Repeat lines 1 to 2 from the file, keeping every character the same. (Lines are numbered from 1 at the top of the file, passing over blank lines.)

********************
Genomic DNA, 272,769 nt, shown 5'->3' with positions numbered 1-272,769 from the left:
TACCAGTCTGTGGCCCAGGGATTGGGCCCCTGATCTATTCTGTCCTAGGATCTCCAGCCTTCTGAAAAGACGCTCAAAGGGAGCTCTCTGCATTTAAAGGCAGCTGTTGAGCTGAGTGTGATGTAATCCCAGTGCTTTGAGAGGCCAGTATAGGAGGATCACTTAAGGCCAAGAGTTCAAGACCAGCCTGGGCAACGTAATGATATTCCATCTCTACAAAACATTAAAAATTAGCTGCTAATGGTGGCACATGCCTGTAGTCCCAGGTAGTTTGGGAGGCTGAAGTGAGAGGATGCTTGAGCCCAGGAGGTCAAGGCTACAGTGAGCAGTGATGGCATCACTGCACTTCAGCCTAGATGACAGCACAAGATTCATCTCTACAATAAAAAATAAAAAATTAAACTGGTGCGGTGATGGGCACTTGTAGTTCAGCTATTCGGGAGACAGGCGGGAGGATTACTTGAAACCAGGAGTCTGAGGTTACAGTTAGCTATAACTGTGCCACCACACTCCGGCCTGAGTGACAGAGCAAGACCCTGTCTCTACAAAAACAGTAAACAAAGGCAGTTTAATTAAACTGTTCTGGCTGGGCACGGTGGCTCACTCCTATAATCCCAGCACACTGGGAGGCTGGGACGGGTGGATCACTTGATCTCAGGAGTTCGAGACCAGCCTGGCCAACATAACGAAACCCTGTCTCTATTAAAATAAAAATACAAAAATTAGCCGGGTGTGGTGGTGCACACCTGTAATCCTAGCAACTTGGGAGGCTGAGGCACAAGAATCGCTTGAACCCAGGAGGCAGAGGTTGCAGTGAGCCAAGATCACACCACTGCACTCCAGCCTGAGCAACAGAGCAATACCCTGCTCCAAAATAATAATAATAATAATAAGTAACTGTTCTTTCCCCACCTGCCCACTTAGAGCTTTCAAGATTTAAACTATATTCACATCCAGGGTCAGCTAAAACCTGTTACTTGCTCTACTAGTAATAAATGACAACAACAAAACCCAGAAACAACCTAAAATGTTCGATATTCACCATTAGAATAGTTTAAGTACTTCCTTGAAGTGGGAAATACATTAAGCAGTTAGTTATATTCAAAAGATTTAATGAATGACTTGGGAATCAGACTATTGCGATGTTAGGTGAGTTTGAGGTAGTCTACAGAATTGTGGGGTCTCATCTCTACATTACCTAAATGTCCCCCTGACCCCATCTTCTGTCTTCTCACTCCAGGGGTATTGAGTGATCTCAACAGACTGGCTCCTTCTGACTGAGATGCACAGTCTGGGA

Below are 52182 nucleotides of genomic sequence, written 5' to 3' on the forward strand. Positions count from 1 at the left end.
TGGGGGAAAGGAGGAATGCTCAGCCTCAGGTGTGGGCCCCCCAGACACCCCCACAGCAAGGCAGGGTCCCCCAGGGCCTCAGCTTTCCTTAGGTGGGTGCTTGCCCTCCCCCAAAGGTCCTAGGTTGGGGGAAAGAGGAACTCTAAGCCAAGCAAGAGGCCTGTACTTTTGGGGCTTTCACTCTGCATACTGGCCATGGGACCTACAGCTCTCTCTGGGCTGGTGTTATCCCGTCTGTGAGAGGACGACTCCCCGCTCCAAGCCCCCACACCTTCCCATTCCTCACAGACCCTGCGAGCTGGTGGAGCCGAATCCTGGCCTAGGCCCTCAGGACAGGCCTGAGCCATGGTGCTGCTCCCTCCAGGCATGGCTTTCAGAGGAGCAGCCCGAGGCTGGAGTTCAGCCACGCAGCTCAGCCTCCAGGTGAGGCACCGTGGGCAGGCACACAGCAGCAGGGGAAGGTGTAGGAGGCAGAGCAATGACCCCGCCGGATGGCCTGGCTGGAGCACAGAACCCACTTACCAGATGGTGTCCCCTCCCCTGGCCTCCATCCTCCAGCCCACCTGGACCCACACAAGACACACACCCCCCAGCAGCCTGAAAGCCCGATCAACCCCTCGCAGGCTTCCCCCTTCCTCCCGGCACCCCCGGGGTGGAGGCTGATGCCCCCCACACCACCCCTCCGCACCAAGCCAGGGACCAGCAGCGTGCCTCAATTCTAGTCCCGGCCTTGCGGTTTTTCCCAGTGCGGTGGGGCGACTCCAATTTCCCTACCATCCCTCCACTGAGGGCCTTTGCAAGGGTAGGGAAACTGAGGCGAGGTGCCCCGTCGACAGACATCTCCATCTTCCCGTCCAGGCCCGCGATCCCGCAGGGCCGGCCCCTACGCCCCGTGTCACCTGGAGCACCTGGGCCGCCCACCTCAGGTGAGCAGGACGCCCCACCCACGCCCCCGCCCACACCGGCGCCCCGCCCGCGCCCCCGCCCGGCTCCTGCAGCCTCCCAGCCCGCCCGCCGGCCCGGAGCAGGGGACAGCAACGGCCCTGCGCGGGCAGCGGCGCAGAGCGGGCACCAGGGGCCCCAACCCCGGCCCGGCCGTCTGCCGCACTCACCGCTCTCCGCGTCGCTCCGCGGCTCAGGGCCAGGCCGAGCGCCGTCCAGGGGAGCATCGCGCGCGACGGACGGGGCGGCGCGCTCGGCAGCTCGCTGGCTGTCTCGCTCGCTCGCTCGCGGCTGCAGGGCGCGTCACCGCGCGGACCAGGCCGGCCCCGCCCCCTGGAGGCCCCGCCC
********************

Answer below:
Genomic DNA, 272,769 nt, shown 5'->3' with positions numbered 1-272,769 from the left:
TACCAGTCTGTGGCCCAGGGATTGGGCCCCTGATCTATTCTGTCCTAGGATCTCCAGCCTTCTGAAAAGACGCTCAAAGGGAGCTCTCTGCATTTAAAGGCAGCTGTTGAGCTGAGTGTGATGTAATCCCAGTGCTTTGAGAGGCCAGTATAGGAGGATCACTTAAGGCCAAGAGTTCAAGACCAGCCTGGGCAACGTAATGATATTCCATCTCTACAAAACATTAAAAATTAGCTGCTAATGGTGGCACATGCCTGTAGTCCCAGGTAGTTTGGGAGGCTGAAGTGAGAGGATGCTTGAGCCCAGGAGGTCAAGGCTACAGTGAGCAGTGATGGCATCACTGCACTTCAGCCTAGATGACAGCACAAGATTCATCTCTACAATAAAAAATAAAAAATTAAACTGGTGCGGTGATGGGCACTTGTAGTTCAGCTATTCGGGAGACAGGCGGGAGGATTACTTGAAACCAGGAGTCTGAGGTTACAGTTAGCTATAACTGTGCCACCACACTCCGGCCTGAGTGACAGAGCAAGACCCTGTCTCTACAAAAACAGTAAACAAAGGCAGTTTAATTAAACTGTTCTGGCTGGGCACGGTGGCTCACTCCTATAATCCCAGCACACTGGGAGGCTGGGACGGGTGGATCACTTGATCTCAGGAGTTCGAGACCAGCCTGGCCAACATAACGAAACCCTGTCTCTATTAAAATAAAAATACAAAAATTAGCCGGGTGTGGTGGTGCACACCTGTAATCCTAGCAACTTGGGAGGCTGAGGCACAAGAATCGCTTGAACCCAGGAGGCAGAGGTTGCAGTGAGCCAAGATCACACCACTGCACTCCAGCCTGAGCAACAGAGCAATACCCTGCTCCAAAATAATAATAATAATAATAAGTAACTGTTCTTTCCCCACCTGCCCACTTAGAGCTTTCAAGATTTAAACTATATTCACATCCAGGGTCAGCTAAAACCTGTTACTTGCTCTACTAGTAATAAATGACAACAACAAAACCCAGAAACAACCTAAAATGTTCGATATTCACCATTAGAATAGTTTAAGTACTTCCTTGAAGTGGGAAATACATTAAGCAGTTAGTTATATTCAAAAGATTTAATGAATGACTTGGGAATCAGACTATTGCGATGTTAGGTGAGTTTGAGGTAGTCTACAGAATTGTGGGGTCTCATCTCTACATTACCTAAATGTCCCCCTGACCCCATCTTCTGTCTTCTCACTCCAGGGGTATTGAGTGATCTCAACAGACTGGCTCCTTCTGACTGAGATGCACAGTCTGGGA